The RIVER CONWY (Welsh pronunciation: ; Welsh : Afon Conwy) is a
river in north
The name 'Conwy' derives from the old Welsh words 'cyn' (chief) and 'gwy' (water), the river being originally called the 'Cynwy'.
It rises on the
TRIBUTARIES OF THE RIVER CONWY
NAMED TRIBUTARIES OF THE CONWY (AND THEIR TRIBUTARIES)
listed from source to sea -
Conwy is bounded to the east by the rolling ancient mudstone
hills of the
Silurian period, the
To the west, the catchment is underlain by older Cambrian rocks which are harder and the landscape is, as a consequence, more dramatic with high craggy hills and mountains through which the river falls in cascades and waterfalls . Excellent examples of torrential river geomorphology can be seen at Conwy Falls and in the Lledr Gorge. The land to the East is highly forested with planted non-native conifers.
On the western side of the valley are a number of lakes and reservoirs . The rocks are also rich in minerals and there are many abandoned mine sites where copper , lead and silver have been mined since Roman times.
The river valley down-stream of
Aber Afon Conwy is a site of special interest. It has acquired such a status due to its marine and terrestrial biology. The tidal reach of the site reaches around 16 kilometres. Its upstream boundary is south of Tal y Cafn, and the whole site encompasses Conwy Bay. The shoreline is supported by natural rock, in addition to boulder clay cliff, sand dune, salt marsh and woodland.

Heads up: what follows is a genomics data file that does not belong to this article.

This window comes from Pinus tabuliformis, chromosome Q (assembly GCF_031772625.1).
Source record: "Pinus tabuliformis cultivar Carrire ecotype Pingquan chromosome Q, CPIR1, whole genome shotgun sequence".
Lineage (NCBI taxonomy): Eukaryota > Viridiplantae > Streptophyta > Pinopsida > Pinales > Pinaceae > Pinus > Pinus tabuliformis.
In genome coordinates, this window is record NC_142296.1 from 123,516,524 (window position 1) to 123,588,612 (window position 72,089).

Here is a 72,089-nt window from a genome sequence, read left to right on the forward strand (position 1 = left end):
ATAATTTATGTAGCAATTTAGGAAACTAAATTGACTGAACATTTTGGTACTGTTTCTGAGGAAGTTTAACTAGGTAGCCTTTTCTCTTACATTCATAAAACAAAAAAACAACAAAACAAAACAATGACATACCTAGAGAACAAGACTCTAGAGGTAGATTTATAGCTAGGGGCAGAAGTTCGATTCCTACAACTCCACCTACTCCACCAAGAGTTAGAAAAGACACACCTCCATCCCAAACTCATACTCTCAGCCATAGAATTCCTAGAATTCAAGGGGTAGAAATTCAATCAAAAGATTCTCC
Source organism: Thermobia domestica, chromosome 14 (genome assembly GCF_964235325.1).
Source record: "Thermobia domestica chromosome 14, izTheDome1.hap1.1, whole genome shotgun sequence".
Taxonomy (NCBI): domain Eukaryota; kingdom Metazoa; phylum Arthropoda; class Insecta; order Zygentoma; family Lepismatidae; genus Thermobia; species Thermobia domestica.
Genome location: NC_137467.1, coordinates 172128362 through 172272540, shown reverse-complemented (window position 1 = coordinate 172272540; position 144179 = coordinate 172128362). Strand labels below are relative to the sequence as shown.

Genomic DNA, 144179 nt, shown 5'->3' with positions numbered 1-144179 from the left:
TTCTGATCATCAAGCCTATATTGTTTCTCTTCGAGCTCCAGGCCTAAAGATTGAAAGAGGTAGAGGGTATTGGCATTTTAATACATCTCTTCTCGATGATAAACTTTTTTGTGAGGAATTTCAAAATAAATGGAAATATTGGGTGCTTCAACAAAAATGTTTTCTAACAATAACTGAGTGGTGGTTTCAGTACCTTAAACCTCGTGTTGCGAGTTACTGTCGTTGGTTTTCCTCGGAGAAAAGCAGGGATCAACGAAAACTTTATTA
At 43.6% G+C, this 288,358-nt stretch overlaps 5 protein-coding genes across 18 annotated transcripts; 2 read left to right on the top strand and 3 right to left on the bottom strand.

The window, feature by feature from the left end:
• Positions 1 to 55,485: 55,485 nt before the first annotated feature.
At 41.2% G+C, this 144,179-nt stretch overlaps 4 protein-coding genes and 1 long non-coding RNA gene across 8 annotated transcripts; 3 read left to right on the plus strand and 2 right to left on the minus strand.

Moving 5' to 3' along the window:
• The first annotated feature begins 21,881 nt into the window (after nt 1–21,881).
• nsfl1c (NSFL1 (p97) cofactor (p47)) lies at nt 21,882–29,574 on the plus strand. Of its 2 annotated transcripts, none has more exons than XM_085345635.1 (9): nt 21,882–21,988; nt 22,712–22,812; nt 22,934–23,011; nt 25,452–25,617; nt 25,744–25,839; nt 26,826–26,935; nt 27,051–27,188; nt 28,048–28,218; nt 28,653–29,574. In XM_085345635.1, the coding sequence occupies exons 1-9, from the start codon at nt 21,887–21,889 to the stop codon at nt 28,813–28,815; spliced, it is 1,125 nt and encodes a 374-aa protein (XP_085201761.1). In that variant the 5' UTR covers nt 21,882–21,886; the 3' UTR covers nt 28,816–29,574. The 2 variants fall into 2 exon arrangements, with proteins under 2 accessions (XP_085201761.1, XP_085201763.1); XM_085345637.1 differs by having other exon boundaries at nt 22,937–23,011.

CULTURE AND HISTORY
The scattered communities along the
Conwy valley have ancient
traditions with archeological evidence of habitation back to the Stone
Age . The Romans occupied this area up to 400 AD and there has been
continuous habitation since that time. The valley is home to two of
the oldest churches in
Much of the
Conwy valley was laid waste in the
Wars of the Roses by
Earl of Pembroke
At the mouth of the
Conwy as it discharges into
Conwy Bay is the town
Conwy with its
World Heritage Site castle —
The Conwy is noted for its salmon and sea trout although increasing acidification in the second half of the 20th century, especially in the poorly buffered upland waters has significantly impacted upon their spawning success. The construction of an artificial fish pass in the 1990s to allow migratory salmonids access to the river above Conwy falls was intended to help mitigate the effects of acidification.
The Conwy Crossing, an immersed tube tunnel was built under the estuary during the late 1980s and early 1990s. It was opened by the Queen in October 1991. This resulted in the loss of some saltmarsh but also led to the creation of Conwy RSPB Reserve .
Since 2002 the valley has been overlooked by the turbines of the Moel Maelogan wind farm .